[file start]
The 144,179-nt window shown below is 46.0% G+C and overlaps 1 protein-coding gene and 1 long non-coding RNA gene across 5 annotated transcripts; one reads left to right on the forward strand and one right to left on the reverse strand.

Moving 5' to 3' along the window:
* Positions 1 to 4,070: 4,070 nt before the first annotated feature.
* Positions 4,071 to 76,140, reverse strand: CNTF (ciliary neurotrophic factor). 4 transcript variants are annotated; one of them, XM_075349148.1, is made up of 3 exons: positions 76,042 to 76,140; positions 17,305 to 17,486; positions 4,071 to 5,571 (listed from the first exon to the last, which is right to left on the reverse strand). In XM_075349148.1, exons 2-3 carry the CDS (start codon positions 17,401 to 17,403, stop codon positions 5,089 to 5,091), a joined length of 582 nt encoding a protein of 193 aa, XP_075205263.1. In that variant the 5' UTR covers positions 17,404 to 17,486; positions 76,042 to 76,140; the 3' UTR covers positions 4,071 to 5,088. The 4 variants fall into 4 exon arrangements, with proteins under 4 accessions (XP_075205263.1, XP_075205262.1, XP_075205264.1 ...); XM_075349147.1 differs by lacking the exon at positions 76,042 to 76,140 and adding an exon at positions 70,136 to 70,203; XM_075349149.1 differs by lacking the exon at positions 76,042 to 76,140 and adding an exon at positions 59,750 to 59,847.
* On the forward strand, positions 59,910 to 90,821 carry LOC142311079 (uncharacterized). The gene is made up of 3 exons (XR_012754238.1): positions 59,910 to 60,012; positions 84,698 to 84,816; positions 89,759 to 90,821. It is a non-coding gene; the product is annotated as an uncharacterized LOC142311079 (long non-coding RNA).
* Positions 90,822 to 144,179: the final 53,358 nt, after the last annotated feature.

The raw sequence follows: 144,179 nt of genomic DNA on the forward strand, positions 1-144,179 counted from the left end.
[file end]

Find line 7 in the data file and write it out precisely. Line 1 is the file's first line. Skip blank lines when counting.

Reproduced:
The raw sequence follows: 144,179 nt of genomic DNA on the forward strand, positions 1-144,179 counted from the left end.